The idea of chosen ones (or the elect) is found throughout both Old and New Testaments. God chose Abram and Abram’s descendants, bringing them into a covenant relationship that made Israel to be known as God’s chosen people (Genesis 12:1-3; Deuteronomy 7:6). The New Testament continues this understanding, but with the church as the new people of God–the new elect (Colossians 3:12; 1 Thessalonians 1:4; 2 Timothy 2:10; Titus 1:1; 1 Peter 1:1-2; 2:9).
“who are crying out to him day and night” (v. 7). This story suggests “that every word of prayer must penetrate to a depth of the heart that can be reached only by unceasing iteration” (Bonhoeffer, Life Together). The passion of those who cry to God day and night reminds us of Jesus’ prayer just before his death. “Being in agony he prayed more earnestly. His sweat became like great drops of blood falling down on the ground” (22:44). The Father did not respond by removing the cup of suffering, but by redeeming it.
“he will avenge them quickly” (v. 8a). The widow asks only justice and the judge grants only justice. This parable does not suggest that God writes blank checks. Instead, unceasing prayer grinds away at the sharp edges of our lives until our will is conformed to God’s redemptive purposes, making it right for God to answer our prayers.
God’s justice might not seem quick to us, because God measures time from a broader perspective. Nevertheless, we can be assured that God will vindicate those whom he has chosen.
In difficult times, we hear people say, “The only thing that we can do is to pray”—as if prayer is a weak substitute for meaningful remedies. This parable teaches us that prayer is itself a meaningful remedy—that it engages God’s power, making everything possible.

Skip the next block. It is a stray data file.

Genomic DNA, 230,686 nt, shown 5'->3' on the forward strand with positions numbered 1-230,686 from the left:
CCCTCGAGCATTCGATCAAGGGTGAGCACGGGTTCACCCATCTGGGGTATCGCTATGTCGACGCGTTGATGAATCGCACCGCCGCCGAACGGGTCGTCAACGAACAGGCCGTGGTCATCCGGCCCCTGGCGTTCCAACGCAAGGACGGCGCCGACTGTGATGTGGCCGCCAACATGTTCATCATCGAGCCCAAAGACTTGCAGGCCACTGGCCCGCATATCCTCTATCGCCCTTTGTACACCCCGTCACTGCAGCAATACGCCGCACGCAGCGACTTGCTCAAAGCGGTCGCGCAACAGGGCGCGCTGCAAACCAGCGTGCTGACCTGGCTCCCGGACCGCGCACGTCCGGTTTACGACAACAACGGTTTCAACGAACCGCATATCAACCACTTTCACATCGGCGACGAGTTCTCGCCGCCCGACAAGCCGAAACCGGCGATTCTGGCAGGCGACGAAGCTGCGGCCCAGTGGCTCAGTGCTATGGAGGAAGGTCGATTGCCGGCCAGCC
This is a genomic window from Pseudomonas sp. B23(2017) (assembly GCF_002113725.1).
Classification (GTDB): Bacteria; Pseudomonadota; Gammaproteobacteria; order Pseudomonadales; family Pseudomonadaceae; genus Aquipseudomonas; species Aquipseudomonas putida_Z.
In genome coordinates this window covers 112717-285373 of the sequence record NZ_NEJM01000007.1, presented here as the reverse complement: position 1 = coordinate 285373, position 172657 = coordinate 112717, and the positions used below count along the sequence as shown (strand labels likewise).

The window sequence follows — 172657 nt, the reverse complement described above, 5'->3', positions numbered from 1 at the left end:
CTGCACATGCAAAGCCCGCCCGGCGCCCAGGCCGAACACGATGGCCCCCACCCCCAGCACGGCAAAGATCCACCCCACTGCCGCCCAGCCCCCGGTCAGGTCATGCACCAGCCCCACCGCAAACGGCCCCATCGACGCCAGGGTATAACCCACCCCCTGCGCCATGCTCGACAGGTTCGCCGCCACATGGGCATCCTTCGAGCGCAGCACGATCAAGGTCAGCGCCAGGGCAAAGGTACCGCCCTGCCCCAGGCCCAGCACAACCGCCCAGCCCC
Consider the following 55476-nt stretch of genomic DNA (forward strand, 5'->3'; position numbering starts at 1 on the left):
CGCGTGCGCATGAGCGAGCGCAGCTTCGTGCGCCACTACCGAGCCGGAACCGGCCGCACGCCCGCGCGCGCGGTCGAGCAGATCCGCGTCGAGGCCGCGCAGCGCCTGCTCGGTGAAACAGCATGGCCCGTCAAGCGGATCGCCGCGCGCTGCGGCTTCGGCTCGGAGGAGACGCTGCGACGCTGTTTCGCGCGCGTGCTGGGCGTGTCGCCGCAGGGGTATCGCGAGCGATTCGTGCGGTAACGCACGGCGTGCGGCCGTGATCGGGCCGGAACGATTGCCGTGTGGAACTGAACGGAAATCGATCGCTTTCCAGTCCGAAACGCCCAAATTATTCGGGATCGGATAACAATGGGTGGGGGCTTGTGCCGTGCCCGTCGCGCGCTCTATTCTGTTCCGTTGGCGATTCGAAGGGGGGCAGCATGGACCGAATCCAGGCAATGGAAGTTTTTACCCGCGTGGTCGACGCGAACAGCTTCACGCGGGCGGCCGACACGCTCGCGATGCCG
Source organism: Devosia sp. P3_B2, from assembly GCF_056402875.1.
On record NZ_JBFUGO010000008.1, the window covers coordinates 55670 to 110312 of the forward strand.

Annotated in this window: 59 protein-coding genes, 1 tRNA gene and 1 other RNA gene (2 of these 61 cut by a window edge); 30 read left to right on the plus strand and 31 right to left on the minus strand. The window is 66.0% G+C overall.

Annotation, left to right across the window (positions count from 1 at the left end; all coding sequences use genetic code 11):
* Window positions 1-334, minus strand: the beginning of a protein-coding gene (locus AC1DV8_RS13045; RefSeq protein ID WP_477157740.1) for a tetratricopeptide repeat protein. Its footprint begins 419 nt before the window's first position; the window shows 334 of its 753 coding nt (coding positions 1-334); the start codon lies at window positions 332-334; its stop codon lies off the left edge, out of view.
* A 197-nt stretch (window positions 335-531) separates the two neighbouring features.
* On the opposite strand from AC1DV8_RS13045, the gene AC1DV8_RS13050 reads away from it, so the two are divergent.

“and yet he exercises patience with them” (v. 7b). The NRSV reads, “Will he delay long in helping them?”
The Greek is kai makrothumei ep autois—literally “and he is patient or longsuffering with them.”
Most scholars interpret verses 7-8 as Jesus’ promise that he will return quickly. But in his earlier discourse on the coming of the kingdom, Jesus said, “the Kingdom of God is within you” (17:21), and warned that before the Son of Man can return, “he must suffer many things and be rejected by this generation” (17:25).
“Nevertheless, when the Son of Man comes, will he find faith on the earth?” (v. 8b). This is the point of the parable. Jesus wonders if he will find faith when he returns at the end of time. He implies that persistent faith is possible where there is persistent prayer. The faithful will pray, and their prayers will increase their faith (Evans, 267).
SCRIPTURE QUOTATIONS are from the World English Bible (WEB), a public domain (no copyright) modern English translation of the Holy Bible. The World English Bible is based on the American Standard Version (ASV) of the Bible, the Biblia Hebraica Stutgartensa Old Testament, and the Greek Majority Text New Testament. The ASV, which is also in the public domain due to expired copyrights, was a very good translation, but included many archaic words (hast, shineth, etc.), which the WEB has updated.
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Copyright 2004, 2010, Richard Niell Donovan